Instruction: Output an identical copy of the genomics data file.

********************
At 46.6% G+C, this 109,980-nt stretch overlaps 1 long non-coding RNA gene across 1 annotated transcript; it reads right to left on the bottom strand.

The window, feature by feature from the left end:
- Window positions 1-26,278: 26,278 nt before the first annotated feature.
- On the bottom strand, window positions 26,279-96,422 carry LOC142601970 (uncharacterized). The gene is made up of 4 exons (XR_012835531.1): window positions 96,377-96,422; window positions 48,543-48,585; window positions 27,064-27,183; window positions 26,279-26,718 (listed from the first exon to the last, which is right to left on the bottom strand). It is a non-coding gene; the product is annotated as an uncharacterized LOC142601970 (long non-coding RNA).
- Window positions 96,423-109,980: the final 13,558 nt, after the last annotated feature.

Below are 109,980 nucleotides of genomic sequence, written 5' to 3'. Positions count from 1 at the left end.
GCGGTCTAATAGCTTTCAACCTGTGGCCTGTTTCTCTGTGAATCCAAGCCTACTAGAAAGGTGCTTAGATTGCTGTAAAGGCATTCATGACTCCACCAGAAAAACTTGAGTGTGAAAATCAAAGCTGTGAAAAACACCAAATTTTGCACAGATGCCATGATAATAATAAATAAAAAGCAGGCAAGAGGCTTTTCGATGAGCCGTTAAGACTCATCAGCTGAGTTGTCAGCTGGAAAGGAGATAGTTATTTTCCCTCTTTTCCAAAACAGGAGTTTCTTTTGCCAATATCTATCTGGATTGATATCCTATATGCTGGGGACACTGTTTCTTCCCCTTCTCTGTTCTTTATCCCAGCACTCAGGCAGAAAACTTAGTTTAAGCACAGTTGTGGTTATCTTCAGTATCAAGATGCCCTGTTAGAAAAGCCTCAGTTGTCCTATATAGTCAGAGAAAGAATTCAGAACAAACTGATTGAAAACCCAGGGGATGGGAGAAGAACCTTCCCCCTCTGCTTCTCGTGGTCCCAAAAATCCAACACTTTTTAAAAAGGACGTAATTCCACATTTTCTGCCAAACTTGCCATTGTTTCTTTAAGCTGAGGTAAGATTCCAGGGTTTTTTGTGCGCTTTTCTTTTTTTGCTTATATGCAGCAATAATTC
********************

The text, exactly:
At 46.6% G+C, this 109,980-nt stretch overlaps 1 long non-coding RNA gene across 1 annotated transcript; it reads right to left on the bottom strand.

The window, feature by feature from the left end:
- Window positions 1-26,278: 26,278 nt before the first annotated feature.
- On the bottom strand, window positions 26,279-96,422 carry LOC142601970 (uncharacterized). The gene is made up of 4 exons (XR_012835531.1): window positions 96,377-96,422; window positions 48,543-48,585; window positions 27,064-27,183; window positions 26,279-26,718 (listed from the first exon to the last, which is right to left on the bottom strand). It is a non-coding gene; the product is annotated as an uncharacterized LOC142601970 (long non-coding RNA).
- Window positions 96,423-109,980: the final 13,558 nt, after the last annotated feature.

Below are 109,980 nucleotides of genomic sequence, written 5' to 3'. Positions count from 1 at the left end.
GCGGTCTAATAGCTTTCAACCTGTGGCCTGTTTCTCTGTGAATCCAAGCCTACTAGAAAGGTGCTTAGATTGCTGTAAAGGCATTCATGACTCCACCAGAAAAACTTGAGTGTGAAAATCAAAGCTGTGAAAAACACCAAATTTTGCACAGATGCCATGATAATAATAAATAAAAAGCAGGCAAGAGGCTTTTCGATGAGCCGTTAAGACTCATCAGCTGAGTTGTCAGCTGGAAAGGAGATAGTTATTTTCCCTCTTTTCCAAAACAGGAGTTTCTTTTGCCAATATCTATCTGGATTGATATCCTATATGCTGGGGACACTGTTTCTTCCCCTTCTCTGTTCTTTATCCCAGCACTCAGGCAGAAAACTTAGTTTAAGCACAGTTGTGGTTATCTTCAGTATCAAGATGCCCTGTTAGAAAAGCCTCAGTTGTCCTATATAGTCAGAGAAAGAATTCAGAACAAACTGATTGAAAACCCAGGGGATGGGAGAAGAACCTTCCCCCTCTGCTTCTCGTGGTCCCAAAAATCCAACACTTTTTAAAAAGGACGTAATTCCACATTTTCTGCCAAACTTGCCATTGTTTCTTTAAGCTGAGGTAAGATTCCAGGGTTTTTTGTGCGCTTTTCTTTTTTTGCTTATATGCAGCAATAATTC